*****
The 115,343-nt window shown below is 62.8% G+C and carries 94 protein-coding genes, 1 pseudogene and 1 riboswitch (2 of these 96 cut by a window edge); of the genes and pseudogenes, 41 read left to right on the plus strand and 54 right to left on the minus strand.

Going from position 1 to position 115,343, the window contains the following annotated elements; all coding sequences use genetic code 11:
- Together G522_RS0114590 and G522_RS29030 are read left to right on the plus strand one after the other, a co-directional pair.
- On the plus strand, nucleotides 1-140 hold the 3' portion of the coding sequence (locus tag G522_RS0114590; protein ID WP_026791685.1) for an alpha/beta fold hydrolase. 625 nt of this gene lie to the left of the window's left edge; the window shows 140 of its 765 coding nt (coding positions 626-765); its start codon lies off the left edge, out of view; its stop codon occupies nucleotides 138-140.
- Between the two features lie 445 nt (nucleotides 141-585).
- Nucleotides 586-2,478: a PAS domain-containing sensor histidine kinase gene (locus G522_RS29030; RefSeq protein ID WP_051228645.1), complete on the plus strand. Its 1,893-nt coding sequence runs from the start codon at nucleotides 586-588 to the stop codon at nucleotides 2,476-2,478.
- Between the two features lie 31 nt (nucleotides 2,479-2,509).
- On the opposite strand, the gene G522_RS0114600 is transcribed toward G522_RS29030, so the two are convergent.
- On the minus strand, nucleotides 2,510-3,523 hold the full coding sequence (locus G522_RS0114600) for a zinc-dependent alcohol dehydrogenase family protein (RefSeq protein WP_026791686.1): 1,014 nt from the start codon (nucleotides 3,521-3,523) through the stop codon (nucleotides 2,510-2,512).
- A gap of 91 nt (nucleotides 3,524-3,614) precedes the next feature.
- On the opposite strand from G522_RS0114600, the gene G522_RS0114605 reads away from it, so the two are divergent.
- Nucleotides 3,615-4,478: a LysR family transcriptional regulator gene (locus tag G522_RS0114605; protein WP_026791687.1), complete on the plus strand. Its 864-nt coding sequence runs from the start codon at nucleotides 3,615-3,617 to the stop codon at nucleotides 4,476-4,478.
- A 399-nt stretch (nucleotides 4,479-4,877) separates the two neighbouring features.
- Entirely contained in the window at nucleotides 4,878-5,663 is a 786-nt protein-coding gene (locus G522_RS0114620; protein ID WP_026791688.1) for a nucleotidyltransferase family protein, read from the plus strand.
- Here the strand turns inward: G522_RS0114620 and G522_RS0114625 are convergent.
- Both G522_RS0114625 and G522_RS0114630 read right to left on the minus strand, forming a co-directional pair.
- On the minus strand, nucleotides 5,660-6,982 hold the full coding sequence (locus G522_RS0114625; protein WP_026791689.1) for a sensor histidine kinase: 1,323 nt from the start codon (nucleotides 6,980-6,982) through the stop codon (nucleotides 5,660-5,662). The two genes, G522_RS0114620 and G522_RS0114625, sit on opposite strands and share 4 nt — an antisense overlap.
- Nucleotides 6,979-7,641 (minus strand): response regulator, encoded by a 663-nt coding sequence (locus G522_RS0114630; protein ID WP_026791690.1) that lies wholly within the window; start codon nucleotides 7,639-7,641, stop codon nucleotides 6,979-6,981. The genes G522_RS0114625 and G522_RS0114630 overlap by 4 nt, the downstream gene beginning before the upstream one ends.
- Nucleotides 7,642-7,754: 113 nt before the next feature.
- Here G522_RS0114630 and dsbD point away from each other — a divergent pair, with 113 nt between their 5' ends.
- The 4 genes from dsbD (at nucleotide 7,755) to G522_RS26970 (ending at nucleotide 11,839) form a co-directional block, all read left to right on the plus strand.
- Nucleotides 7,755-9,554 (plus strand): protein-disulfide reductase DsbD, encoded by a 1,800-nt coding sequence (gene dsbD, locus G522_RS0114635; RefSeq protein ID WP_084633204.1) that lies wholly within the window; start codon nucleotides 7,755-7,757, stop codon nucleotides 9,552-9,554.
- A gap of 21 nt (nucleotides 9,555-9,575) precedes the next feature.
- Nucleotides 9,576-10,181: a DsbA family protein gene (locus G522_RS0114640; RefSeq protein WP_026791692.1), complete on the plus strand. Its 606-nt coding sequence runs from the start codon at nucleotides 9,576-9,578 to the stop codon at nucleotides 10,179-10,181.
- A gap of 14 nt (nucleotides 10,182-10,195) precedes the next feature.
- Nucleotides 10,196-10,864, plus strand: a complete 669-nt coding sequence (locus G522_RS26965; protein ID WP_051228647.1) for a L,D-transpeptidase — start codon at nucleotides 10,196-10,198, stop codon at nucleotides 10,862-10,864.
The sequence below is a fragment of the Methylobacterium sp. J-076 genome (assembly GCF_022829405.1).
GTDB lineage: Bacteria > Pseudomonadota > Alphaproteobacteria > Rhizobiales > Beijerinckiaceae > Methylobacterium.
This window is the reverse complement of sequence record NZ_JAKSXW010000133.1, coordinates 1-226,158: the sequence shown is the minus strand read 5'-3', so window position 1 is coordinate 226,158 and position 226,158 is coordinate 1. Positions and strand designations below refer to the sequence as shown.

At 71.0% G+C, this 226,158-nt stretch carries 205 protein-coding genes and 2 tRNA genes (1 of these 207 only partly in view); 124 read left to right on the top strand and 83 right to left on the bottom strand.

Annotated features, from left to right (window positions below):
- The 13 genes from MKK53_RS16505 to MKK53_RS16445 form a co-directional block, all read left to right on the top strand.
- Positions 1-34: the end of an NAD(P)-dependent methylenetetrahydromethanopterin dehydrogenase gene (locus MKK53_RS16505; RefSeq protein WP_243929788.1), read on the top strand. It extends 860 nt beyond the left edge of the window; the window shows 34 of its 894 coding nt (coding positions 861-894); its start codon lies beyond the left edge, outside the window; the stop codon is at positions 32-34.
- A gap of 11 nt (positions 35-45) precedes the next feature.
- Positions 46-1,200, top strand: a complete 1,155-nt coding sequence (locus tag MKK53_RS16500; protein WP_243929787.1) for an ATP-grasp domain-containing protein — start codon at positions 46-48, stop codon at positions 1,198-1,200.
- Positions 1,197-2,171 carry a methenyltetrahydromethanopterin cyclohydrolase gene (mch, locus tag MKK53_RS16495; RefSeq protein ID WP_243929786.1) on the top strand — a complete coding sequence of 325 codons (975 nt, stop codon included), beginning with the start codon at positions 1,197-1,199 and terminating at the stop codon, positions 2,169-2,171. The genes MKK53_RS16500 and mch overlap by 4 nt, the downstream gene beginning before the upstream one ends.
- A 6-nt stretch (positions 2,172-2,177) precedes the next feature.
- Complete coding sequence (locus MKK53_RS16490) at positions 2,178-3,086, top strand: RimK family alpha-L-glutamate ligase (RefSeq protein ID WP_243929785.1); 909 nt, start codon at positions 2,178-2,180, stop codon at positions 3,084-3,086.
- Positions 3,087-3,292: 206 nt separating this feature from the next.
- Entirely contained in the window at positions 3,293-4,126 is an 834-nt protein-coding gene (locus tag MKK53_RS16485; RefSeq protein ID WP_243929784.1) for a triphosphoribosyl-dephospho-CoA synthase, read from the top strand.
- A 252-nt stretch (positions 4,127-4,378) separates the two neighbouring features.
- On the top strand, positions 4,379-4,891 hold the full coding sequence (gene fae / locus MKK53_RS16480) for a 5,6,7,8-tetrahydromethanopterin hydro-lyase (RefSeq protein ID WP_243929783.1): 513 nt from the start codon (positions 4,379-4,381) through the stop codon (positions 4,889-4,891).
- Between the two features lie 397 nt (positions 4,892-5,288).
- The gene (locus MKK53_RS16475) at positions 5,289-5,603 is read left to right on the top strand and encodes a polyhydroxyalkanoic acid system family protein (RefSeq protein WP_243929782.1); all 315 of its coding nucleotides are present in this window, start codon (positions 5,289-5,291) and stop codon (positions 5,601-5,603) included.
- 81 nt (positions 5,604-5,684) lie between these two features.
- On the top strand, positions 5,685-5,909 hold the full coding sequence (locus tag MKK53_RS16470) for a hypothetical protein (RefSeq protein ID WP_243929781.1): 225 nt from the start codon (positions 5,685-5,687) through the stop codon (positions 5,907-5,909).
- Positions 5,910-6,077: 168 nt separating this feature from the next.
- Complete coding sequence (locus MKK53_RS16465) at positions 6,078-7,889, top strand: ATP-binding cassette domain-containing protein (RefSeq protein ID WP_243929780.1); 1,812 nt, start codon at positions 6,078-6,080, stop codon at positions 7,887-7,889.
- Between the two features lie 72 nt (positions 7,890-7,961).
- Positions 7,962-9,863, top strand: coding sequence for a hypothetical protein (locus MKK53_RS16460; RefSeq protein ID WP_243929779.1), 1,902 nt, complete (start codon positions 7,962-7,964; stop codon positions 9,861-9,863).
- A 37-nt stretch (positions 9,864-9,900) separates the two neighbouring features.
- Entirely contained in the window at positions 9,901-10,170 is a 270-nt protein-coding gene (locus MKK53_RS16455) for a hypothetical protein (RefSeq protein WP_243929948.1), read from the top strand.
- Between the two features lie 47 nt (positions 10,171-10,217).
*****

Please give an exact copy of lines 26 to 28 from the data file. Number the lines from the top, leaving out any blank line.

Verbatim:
- Nucleotides 10,196-10,864, plus strand: a complete 669-nt coding sequence (locus G522_RS26965; protein ID WP_051228647.1) for a L,D-transpeptidase — start codon at nucleotides 10,196-10,198, stop codon at nucleotides 10,862-10,864.
The sequence below is a fragment of the Methylobacterium sp. J-076 genome (assembly GCF_022829405.1).
GTDB lineage: Bacteria > Pseudomonadota > Alphaproteobacteria > Rhizobiales > Beijerinckiaceae > Methylobacterium.